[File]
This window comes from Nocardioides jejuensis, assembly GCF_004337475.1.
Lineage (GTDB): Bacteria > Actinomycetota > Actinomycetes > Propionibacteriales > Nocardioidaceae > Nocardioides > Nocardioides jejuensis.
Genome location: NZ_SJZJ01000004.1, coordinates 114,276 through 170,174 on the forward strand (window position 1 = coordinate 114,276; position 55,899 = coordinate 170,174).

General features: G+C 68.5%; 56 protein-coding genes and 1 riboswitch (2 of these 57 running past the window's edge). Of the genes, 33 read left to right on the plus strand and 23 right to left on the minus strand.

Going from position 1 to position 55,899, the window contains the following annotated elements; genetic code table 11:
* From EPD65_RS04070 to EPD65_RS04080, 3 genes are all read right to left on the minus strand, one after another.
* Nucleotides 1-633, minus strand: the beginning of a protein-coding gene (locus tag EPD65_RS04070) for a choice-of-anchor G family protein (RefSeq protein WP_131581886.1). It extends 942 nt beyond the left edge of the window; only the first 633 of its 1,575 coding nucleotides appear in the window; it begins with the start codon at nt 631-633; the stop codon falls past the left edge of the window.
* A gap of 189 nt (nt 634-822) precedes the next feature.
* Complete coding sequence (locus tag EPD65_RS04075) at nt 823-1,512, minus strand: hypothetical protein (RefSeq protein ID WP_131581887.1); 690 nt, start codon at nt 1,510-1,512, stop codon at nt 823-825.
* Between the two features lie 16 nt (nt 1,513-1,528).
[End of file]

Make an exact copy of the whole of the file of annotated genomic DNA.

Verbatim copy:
This window comes from Nocardioides jejuensis, assembly GCF_004337475.1.
Lineage (GTDB): Bacteria > Actinomycetota > Actinomycetes > Propionibacteriales > Nocardioidaceae > Nocardioides > Nocardioides jejuensis.
Genome location: NZ_SJZJ01000004.1, coordinates 114,276 through 170,174 on the forward strand (window position 1 = coordinate 114,276; position 55,899 = coordinate 170,174).

General features: G+C 68.5%; 56 protein-coding genes and 1 riboswitch (2 of these 57 running past the window's edge). Of the genes, 33 read left to right on the plus strand and 23 right to left on the minus strand.

Going from position 1 to position 55,899, the window contains the following annotated elements; genetic code table 11:
* From EPD65_RS04070 to EPD65_RS04080, 3 genes are all read right to left on the minus strand, one after another.
* Nucleotides 1-633, minus strand: the beginning of a protein-coding gene (locus tag EPD65_RS04070) for a choice-of-anchor G family protein (RefSeq protein WP_131581886.1). It extends 942 nt beyond the left edge of the window; only the first 633 of its 1,575 coding nucleotides appear in the window; it begins with the start codon at nt 631-633; the stop codon falls past the left edge of the window.
* A gap of 189 nt (nt 634-822) precedes the next feature.
* Complete coding sequence (locus tag EPD65_RS04075) at nt 823-1,512, minus strand: hypothetical protein (RefSeq protein ID WP_131581887.1); 690 nt, start codon at nt 1,510-1,512, stop codon at nt 823-825.
* Between the two features lie 16 nt (nt 1,513-1,528).